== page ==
Researchers Show Inhibiting Action Of Enzyme That Makes Cancer Cells Sensitive To Chemotherapy

by Aruna on  September 28, 2009 at 11:13 AM Cancer News   - G J E 4
Researchers Show Inhibiting Action Of Enzyme That Makes Cancer Cells Sensitive To Chemotherapy
Researchers have for the first time shown that inhibiting the action of an enzyme called TAK-1 could make pancreatic cancer cells sensitive to chemotherapy.

This would pave the way for the development of a new drug to treat the disease.

Dr. Davide Melisi said that resistance to chemotherapy was the greatest challenge to treating pancreatic cancer.

"Pancreatic cancer is an incurable malignancy, resistant to every anti-cancer treatment. Targeting TAK-1 could be a strategy to revert this resistance, increasing the efficacy of chemotherapy," said Melisi.

"During the past few years we have been studying the role played by a cytokine or regulatory protein called Transforming Growth Factor beta (TGFbeta) in the development of pancreatic cancer. Recently we focused our attention on a unique enzyme activated by TGFbeta, TAK-1, as a mediator for this extreme drug resistance," he added.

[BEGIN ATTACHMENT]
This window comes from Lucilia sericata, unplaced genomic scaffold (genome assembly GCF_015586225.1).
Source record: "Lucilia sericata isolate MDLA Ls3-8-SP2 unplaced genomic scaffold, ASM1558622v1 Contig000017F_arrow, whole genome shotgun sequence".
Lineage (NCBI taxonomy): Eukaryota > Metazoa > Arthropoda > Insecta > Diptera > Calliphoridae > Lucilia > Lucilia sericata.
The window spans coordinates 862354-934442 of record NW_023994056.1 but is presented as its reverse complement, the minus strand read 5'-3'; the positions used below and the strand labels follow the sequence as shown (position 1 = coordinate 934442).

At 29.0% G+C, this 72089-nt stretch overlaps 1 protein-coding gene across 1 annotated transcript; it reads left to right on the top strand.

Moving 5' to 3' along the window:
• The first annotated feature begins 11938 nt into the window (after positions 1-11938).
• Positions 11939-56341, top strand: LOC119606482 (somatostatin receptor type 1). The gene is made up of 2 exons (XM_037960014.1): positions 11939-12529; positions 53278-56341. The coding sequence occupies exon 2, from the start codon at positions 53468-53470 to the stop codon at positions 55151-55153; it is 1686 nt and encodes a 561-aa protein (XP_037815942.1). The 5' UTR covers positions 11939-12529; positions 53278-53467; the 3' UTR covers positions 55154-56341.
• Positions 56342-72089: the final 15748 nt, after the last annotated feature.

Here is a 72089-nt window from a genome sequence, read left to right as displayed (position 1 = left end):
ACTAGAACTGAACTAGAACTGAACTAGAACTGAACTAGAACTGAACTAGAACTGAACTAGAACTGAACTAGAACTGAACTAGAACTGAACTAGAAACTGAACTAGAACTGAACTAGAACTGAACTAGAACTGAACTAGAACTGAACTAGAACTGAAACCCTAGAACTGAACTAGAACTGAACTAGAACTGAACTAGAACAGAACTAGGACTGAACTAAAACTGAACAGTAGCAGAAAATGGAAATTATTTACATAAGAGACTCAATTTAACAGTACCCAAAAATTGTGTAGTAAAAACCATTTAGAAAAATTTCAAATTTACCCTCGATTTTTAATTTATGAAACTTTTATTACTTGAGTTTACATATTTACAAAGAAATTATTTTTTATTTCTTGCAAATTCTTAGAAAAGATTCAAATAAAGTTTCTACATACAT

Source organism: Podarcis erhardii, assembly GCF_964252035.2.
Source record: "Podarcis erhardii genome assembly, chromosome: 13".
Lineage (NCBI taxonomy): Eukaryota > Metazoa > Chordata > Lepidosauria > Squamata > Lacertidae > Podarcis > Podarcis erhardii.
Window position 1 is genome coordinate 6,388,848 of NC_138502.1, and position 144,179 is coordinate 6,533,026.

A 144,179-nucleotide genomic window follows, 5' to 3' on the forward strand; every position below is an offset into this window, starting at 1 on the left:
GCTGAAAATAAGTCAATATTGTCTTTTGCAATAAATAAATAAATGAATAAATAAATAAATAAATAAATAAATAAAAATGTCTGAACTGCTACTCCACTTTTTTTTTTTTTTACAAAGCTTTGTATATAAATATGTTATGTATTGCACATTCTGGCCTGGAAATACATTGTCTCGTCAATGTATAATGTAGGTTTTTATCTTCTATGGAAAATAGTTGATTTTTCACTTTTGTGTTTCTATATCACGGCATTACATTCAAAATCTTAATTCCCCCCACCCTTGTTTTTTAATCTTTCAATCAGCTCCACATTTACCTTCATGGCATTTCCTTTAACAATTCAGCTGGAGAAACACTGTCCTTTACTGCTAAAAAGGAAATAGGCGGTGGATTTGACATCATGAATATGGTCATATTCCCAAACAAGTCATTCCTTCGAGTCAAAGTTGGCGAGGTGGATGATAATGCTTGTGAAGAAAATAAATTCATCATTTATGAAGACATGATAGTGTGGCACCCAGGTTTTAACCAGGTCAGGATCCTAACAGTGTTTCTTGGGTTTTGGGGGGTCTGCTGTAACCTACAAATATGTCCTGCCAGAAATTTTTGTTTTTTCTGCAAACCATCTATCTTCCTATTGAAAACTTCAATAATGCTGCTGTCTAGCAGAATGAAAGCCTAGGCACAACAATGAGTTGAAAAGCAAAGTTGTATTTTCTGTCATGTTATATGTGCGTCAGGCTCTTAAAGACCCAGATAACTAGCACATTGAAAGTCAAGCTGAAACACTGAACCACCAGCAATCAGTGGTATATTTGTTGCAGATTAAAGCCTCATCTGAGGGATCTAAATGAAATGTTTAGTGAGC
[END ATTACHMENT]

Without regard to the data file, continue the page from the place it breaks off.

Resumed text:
For the study, the researchers investigated the expression of TAK-1 (TGFbeta-Activated Kinase-1) in pancreatic cell lines and developed a drug that was capable of inhibiting TAK-1.

They tested the activity of the TAK-1 inhibitor on its own and in combination with the anti-cancer drugs gemcitabine, oxaliplatin and SN-38 (a metabolite of the anti-cancer drug irinotecan) in cell lines, and the activity of the TAK-1 inhibitor combined with gemcitabine against pancreatic cancer in mice.

"The use of this TAK-1 inhibitor increased the sensitivity of pancreatic cells to all three chemotherapeutic drugs. By combining it with classic anti-cancer drugs, we were able to use doses of drugs up to 70 times lower in comparison with the control to kill the same number of cancer cells. In mice, we were able to reduce significantly the tumor volume, to prolong the mice survival, and to reduce the toxicity by combining the TAK-1 inhibitor with very low doses of a classic chemotherapeutic drug, gemcitabine, that would have been ineffective otherwise," said Melisi.

The use of gemcitabine on its own against the cancer in mice was ineffective because of the drug resistant nature of the disease.

However, once it was combined with the TAK-1 inhibitor, the researchers saw a 78 percent reduction in tumor volumes.

"The median average survival for the control, TAK-1 inhibitor, gemcitabine on its own, or TAK-1 inhibitor combined with gemcitabine was 68, 87, 82 and 122 days respectively," he said.

"This is the first time that TAK-1 has been indicated as a relevant target for the treatment of a solid tumor and that it is a valid approach to reverting the intrinsic drug resistance of pancreatic cancer," he added.

The study was presented at Europe's largest cancer congress, ECCO 15 - ESMO 34 in Berlin.

Source: ANI

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